MRF ENSEMBLES FOR DAYS 3 THROUGH
VALID Mar 31 - Apr 7, 2000.
The ensemble mean provides the first order advantage
of ensemble forecasting, i.e., a simple consensus
of a large number of forecasts. Even greater benefits
accrue through the use of the ensembles to assess
confidence, or uncertainty, in the forecast. The spread
provides the most direct measure of the likely skill,
and therefore the confidence, of the forecast.
The spread is the standard deviation among the ensemble
members, in units of meters. It varies both regionally
and seasonally, much like the actual standard deviation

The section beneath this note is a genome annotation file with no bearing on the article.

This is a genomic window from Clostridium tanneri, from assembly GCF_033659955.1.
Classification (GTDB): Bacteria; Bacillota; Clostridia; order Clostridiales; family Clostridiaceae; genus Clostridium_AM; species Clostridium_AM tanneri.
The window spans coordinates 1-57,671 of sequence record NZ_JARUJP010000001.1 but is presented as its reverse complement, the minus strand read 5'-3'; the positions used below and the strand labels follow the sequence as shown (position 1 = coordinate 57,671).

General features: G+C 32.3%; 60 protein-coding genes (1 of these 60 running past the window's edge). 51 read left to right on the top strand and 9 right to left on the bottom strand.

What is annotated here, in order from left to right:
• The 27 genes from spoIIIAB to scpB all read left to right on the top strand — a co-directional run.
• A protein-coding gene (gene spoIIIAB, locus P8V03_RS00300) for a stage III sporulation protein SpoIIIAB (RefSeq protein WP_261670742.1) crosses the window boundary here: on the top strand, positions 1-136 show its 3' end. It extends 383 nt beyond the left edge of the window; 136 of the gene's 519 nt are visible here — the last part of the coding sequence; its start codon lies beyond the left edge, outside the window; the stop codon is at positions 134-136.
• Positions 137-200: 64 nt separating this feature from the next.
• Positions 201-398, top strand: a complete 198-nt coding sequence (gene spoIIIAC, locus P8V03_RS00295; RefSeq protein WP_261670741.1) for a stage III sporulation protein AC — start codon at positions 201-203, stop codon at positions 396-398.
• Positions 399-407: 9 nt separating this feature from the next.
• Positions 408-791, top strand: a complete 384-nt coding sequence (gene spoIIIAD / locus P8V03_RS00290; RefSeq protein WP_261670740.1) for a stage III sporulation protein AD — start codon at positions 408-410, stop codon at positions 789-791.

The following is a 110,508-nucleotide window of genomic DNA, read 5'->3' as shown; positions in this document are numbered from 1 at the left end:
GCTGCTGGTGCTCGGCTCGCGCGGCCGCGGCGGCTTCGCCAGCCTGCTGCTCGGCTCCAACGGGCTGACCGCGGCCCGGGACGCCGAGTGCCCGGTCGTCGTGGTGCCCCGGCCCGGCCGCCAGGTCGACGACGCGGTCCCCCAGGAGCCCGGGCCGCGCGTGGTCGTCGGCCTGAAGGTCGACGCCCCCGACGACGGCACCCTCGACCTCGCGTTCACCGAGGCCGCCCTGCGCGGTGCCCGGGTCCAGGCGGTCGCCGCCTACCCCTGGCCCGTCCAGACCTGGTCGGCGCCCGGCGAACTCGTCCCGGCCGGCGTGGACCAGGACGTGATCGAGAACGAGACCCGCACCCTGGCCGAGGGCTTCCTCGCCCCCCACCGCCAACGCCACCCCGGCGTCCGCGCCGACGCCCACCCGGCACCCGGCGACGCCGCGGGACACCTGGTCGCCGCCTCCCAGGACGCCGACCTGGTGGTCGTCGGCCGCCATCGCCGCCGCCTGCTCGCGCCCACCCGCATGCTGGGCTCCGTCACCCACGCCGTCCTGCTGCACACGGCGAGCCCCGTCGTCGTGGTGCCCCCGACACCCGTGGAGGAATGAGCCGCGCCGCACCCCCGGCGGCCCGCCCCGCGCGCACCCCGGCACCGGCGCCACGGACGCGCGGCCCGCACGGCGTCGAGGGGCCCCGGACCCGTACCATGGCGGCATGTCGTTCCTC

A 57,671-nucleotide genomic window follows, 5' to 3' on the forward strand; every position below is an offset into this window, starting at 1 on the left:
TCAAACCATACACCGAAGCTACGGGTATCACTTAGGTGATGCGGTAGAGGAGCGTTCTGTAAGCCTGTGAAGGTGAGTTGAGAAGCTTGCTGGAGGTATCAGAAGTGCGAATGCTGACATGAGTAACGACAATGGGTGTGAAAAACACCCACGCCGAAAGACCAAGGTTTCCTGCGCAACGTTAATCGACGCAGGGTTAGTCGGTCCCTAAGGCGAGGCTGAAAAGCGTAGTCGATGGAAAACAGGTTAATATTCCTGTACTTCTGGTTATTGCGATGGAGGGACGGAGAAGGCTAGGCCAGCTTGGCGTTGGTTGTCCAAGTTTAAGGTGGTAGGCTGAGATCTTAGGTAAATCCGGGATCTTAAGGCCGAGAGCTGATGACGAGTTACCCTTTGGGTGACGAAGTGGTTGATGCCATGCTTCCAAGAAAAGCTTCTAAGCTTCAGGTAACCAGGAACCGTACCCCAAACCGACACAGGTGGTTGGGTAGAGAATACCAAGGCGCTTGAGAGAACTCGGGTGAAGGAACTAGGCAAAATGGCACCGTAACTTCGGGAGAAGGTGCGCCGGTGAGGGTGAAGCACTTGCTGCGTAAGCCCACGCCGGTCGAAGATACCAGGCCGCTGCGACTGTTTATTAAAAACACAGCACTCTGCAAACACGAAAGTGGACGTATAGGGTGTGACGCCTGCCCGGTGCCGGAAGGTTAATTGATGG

of the height field. So, we expect high values in
high latitudes and in the "centers of action", low
values in low latitudes and moderate values in other
locations. A standardized version, i.e. the spread
as described above, divided by the climatological
standard deviation of the height field appropriate
to the date, is under development for the 6-10 day
and week 2 average forecast periods. According to
Whitaker, et al, 1997 (submitted to Monthly Weather
Review), spread is useful as a predictor of skill
when the spread is either very low (skill is likely
to be high) or very high (skill is likely to be low).
Note that the spaghetti diagrams are daily out to
day 7, then spaghetti maps for the five day mean covering
MRF forecast days 6-10 and the seven day mean over
MRF forecast days 8- 14 are provided.
The MRF based spaghetti maps were not available for
The updated maps were not available for this forecast.